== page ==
Spaceplanes are an important part of our future in space. It is the aim of this book to show how spaceplanes of the near future will be developed, how they compare to conventional aircraft and launch vehicles, and how advanced spaceplanes will eventually become the dominant form of space access. In this book, you will find material on airplanes and rockets, in addition to rocketplanes and spaceplanes. The idea here is to allow true comparisons to be made, because only by comparing these modes of transport can one develop a good understanding of the subject.

The idea of winging one's way through airless space might seem strange. But a thoughtful analysis of every stage of flight, including the return trip, reveals that spaceplanes have a future not just in near-Earth space but also farther afield.

The idea of lunar and interplanetary spaceflight using spaceplanes begins to make more sense when several important factors are recognized. These factors include (1) the spaceplane's large propellant tanks, which would make it the ideal space tanker, (2) inflatable space habitats that could easily be carried on and deployed from spaceplanes, (3) the low G entries spaceplanes can make into planetary atmospheres, and (4) the fact that they can fly efficiently through any atmosphere, including the atmospheres on Mars, Venus, and Titan. Of course, the main factor is the reusability built into every spaceplane, which will make spaceplanes the space workhorses of the future. But let us start at the beginning, and get a handle on a few basic definitions.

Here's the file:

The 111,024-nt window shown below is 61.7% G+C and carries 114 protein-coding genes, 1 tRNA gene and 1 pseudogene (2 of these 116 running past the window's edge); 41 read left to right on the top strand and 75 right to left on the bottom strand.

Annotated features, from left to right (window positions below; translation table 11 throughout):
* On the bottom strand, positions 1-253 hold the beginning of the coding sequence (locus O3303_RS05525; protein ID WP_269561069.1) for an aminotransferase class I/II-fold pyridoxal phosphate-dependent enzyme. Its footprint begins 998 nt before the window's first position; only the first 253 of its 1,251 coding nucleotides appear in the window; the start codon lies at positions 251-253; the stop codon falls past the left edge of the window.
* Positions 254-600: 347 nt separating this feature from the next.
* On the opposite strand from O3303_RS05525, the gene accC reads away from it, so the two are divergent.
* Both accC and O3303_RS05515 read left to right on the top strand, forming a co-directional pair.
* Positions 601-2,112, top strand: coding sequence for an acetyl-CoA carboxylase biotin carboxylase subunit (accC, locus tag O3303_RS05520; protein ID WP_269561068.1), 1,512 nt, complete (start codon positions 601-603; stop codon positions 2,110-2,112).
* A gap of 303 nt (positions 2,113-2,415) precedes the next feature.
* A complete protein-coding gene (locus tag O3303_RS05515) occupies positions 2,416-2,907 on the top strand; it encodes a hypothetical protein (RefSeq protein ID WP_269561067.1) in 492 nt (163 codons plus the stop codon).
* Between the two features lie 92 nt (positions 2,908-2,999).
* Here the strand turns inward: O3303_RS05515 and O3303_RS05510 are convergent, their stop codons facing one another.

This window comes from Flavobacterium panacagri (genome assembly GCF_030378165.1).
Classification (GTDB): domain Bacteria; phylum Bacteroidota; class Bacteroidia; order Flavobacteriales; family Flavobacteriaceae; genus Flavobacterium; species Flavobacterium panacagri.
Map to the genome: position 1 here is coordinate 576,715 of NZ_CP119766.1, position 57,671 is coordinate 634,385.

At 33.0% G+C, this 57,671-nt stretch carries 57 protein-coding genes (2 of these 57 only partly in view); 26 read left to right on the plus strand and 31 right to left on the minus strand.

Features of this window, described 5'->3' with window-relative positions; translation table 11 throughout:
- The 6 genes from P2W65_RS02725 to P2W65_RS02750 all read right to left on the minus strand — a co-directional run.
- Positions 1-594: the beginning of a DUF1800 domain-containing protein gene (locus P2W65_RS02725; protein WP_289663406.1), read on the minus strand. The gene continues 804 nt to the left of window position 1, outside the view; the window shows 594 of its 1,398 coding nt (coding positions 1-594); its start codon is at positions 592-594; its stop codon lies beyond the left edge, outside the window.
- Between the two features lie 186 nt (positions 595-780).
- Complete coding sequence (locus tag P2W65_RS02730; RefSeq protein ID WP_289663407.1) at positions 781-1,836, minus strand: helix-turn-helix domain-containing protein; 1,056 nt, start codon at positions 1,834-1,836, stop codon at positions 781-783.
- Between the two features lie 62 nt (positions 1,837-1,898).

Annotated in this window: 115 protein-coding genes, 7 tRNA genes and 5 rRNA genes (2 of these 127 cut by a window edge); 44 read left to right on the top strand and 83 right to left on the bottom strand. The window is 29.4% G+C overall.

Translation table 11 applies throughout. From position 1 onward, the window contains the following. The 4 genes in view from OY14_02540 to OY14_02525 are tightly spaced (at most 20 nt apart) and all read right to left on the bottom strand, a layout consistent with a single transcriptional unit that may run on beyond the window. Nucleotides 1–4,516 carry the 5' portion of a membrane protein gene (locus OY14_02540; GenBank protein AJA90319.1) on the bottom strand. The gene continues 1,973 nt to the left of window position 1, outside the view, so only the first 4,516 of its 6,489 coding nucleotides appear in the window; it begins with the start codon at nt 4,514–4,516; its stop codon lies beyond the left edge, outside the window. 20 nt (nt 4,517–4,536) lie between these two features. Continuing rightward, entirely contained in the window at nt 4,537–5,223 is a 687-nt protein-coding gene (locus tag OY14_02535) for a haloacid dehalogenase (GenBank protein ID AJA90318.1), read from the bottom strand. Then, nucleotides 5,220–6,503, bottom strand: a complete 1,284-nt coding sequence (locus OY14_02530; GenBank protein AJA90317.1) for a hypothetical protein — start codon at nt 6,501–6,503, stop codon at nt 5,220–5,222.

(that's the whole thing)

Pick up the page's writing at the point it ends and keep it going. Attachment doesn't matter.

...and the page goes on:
What is involved in spaceflight? To understand this complex question, it behooves the wise reader to understand what precisely is meant by space and what precisely is meant by flight. Entering space does not necessarily mean entering orbit. In fact, the energy requirements for entering into low-Earth orbit are some 30 times those required for reaching space height, defined as 100 km above sea level. It is possible to orbit Earth at an altitude of 160 km, yet a stationary object - relative to Earth - placed 1.6 million km away will still fall to the ground as assuredly as any dropped object. The only exception is that it may fall onto the Moon first, if that celestial body happens to get in the way. The reason the X-15 and SpaceShipOne could not stay in space was not because they had not gone far enough, but because they had not gone fast enough. But back to the subject at hand, space itself.

The word space conveys the idea of room. The American Heritage Dictionary of the English Language defines space as room, and tells us the Indo-European root, rewe, also means "to open." Space certainly opens up new possibilities, broadens the mind, and expands the sphere of human activity. It gives us room to grow. It promises new technologies with improved capabilities. It unlocks the door to the future.

The idea of flight has three separate meanings: (1) to take wing above Earth, (2) to flow or run away rapidly, and (3) to float. These meanings are exemplified in the following kindred words: fly, flew, flown, fowl, flutter, flee, fleet, flow, flood, and float. The last term involves buoyancy in a fluid medium, such as water or air. Boats and balloons each rely on the same principle to stay afloat. And of course, spaceflight involves floating in space. Each of these terms can trace their origins back to the same Indo-European roots.1 The word for river, a flowing stream of water, also stems from the same root in several Germanic languages - the Swedish flod and German Fluss are two examples. And water is a compound of hydrogen and oxygen, the best rocket propellants known. Based on this simple etymology, the term spaceflight conveys the images of taking wing above Earth, an airflow over a lifting body, a rapid run into a roomy realm, a fleeing from the bonds of gravity, a flood of propellants into and a flow of high-speed exhaust from an engine, and finally, floating in space. Spaceplanes seem, etymologically at least, particularly suited for spaceflight.